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Traditional invoice reconciliation is a three-way match process, which is similar to the method found in the accounts payable process. Accounting clerks review invoices against the bill of lading sent with goods from the vendor and the company’s internal purchase order. Common points to reconcile are the quantity of goods, price for each item, payment terms, and authorization from upper management. Companies may also reconcile invoices against vendor statements. This ensures no unauthorized invoices exist and all invoices receive prompt payment.
Invoices are official documents that represent a bill of sale. Large organizations can receive hundreds or thousands of invoices each month, which creates the need for a strong reconciliation process. Additionally, bill payment is a part of the cash management process. Companies — especially those that are publicly held — must pay close attention to bill payment to ensure the company does not waste capital. Internal controls can include separating the person completing the invoice reconciliation process from the employee responsible for cutting checks to pay invoices. This ensures the company is not processing false invoices for payment.
Most companies will create standard reconciliation procedures. For example, many companies pay their bills on the 10th and 25th of each month, whichever comes first according to invoice dates. At this time, accounting clerks will review invoices needing payment and collect the corresponding purchase orders. Each invoice is compared to the purchase order prior to issuing payment. Another option is for companies to pay invoices once a month after receiving statements. Most vendors or suppliers will send statements within the first two weeks of each month, creating a standard cycle for paying bills.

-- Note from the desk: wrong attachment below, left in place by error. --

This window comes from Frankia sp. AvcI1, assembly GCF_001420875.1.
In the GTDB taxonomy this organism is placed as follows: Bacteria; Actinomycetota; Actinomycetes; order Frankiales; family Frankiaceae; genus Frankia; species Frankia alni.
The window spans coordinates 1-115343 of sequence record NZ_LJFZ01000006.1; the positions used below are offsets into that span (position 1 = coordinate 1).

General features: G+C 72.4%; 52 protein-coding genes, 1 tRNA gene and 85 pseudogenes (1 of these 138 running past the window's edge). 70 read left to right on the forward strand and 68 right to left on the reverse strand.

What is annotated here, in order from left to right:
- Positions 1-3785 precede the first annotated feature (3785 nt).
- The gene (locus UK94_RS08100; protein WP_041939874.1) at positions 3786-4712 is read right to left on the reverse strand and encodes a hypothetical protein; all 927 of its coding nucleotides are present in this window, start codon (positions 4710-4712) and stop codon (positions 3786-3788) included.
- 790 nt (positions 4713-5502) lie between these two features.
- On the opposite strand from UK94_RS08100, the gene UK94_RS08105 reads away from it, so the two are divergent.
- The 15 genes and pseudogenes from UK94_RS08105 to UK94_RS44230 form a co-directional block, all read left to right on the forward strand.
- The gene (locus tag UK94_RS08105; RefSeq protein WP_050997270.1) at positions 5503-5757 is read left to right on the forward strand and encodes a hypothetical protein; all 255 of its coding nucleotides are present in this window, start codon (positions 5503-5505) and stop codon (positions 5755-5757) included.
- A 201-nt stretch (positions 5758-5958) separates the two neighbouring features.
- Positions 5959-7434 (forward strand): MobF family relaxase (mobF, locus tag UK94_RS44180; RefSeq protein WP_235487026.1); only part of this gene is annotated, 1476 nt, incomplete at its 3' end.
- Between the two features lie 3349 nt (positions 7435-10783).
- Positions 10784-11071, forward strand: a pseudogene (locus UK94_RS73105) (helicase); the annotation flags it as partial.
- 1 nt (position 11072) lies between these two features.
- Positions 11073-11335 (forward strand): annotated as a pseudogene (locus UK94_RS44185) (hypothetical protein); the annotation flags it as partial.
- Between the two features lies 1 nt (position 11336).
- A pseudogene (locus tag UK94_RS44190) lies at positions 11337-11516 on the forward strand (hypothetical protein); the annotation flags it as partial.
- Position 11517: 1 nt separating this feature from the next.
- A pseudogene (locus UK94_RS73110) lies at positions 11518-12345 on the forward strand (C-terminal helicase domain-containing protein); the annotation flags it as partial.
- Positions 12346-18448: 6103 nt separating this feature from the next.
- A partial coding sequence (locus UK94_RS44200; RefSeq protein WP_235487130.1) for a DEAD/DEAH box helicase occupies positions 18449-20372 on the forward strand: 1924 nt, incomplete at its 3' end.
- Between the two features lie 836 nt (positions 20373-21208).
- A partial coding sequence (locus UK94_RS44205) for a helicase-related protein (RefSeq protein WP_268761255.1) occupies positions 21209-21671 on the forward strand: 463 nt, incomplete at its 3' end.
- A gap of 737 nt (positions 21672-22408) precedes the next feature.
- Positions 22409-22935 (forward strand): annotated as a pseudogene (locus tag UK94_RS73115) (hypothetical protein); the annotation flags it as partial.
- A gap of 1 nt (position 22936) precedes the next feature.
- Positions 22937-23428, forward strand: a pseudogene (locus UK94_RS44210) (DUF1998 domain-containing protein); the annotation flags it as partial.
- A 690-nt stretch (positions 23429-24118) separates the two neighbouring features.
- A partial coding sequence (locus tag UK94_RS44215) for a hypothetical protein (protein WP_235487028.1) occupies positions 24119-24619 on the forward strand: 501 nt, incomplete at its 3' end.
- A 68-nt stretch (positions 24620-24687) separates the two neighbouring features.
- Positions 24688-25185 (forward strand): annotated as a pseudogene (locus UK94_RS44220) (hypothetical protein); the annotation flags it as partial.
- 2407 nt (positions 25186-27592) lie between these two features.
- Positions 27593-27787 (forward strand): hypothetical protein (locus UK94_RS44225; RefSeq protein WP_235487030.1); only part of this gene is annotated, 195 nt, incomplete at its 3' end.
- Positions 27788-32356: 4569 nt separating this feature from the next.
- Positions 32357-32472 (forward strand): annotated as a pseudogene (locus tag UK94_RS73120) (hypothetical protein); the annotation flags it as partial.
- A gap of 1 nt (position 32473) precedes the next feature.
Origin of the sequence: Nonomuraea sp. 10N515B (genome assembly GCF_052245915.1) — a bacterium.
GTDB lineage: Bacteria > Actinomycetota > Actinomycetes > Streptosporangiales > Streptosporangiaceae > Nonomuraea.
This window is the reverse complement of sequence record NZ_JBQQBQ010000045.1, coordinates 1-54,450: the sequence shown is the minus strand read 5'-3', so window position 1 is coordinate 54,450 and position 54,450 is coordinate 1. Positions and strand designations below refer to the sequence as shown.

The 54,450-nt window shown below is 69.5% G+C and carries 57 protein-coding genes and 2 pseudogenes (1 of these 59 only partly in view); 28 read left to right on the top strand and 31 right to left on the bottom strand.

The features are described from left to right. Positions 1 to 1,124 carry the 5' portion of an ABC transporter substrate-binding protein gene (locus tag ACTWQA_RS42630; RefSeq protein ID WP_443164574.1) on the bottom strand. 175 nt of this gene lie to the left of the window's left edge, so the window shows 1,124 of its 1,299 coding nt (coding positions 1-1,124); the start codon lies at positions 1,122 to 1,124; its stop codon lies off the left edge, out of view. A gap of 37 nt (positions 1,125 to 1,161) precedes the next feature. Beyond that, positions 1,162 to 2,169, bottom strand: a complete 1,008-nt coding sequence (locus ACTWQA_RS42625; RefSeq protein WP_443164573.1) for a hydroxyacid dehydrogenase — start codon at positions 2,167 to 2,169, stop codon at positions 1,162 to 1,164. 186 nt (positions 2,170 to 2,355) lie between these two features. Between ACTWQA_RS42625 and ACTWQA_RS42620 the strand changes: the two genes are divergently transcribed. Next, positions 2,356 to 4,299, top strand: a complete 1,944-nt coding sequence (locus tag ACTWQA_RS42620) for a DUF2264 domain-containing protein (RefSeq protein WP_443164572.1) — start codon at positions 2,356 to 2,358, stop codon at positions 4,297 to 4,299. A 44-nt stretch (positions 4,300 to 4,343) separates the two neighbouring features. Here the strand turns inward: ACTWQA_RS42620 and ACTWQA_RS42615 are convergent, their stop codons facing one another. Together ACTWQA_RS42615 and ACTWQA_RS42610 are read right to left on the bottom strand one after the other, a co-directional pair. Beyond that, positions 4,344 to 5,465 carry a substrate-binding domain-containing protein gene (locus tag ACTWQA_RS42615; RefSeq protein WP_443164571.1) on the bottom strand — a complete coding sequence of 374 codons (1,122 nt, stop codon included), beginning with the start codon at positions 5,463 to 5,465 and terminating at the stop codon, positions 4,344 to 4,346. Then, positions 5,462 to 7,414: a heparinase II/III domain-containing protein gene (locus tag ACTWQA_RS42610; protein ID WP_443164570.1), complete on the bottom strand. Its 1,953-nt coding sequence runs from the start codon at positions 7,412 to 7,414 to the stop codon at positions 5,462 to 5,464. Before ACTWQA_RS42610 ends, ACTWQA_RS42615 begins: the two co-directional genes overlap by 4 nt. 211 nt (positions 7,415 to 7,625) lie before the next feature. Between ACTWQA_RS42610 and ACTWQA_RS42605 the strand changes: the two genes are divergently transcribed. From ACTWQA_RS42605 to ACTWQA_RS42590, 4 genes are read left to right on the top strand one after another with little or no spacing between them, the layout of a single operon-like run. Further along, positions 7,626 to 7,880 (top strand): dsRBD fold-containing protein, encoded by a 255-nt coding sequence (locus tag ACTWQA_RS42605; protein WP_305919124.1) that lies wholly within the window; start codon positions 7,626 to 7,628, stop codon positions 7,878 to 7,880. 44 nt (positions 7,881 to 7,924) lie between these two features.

Monthly invoice reconciliation using statements starts with comparing unpaid invoices to the monthly statement. Companies using a computerized accounting application will have electronic records for invoices. Paid invoices will be marked off the invoice; this should leave all unpaid invoices currently in the accounting file. Accounting will probably have stapled internal purchase orders to each open invoice, which results in simply matching the invoices to the statement and paying the bill.
Reconciling invoices is a highly cyclical process. Business owners and managers will often require the same information supplied with each payment request prior to signing the corresponding check. This allows for a final review of the information prior to releasing funds. Owners and managers will review general ledger account codes, authorized signatures, recalculate math figures or ask questions to confirm the accounting clerk completed all required reconciliation steps.
@JessicaLynn - I see what you're saying, but I think sometimes companies get a little crazy with their fraud-reduction measures. In a process like invoice reconciliation, it may actually make more sense to have one person handle most of it.
I've found that when tasks are split up like that, if all the parties involved don't communicate, it never works well. I guess if all parties involved are good communicators it would work. But if not, I can see a lot of potential problems.
Invoice reconciliation sounds kind of complicated. I can see why each company needs to have a very specific system. Imagine if they tried to do this at a different time every single month! I think it would be chaos.
I also think it makes sense to have more than one person involved in the process. There is potential for fraud in any industry, and I think anything that cuts down on the risk is a good idea.
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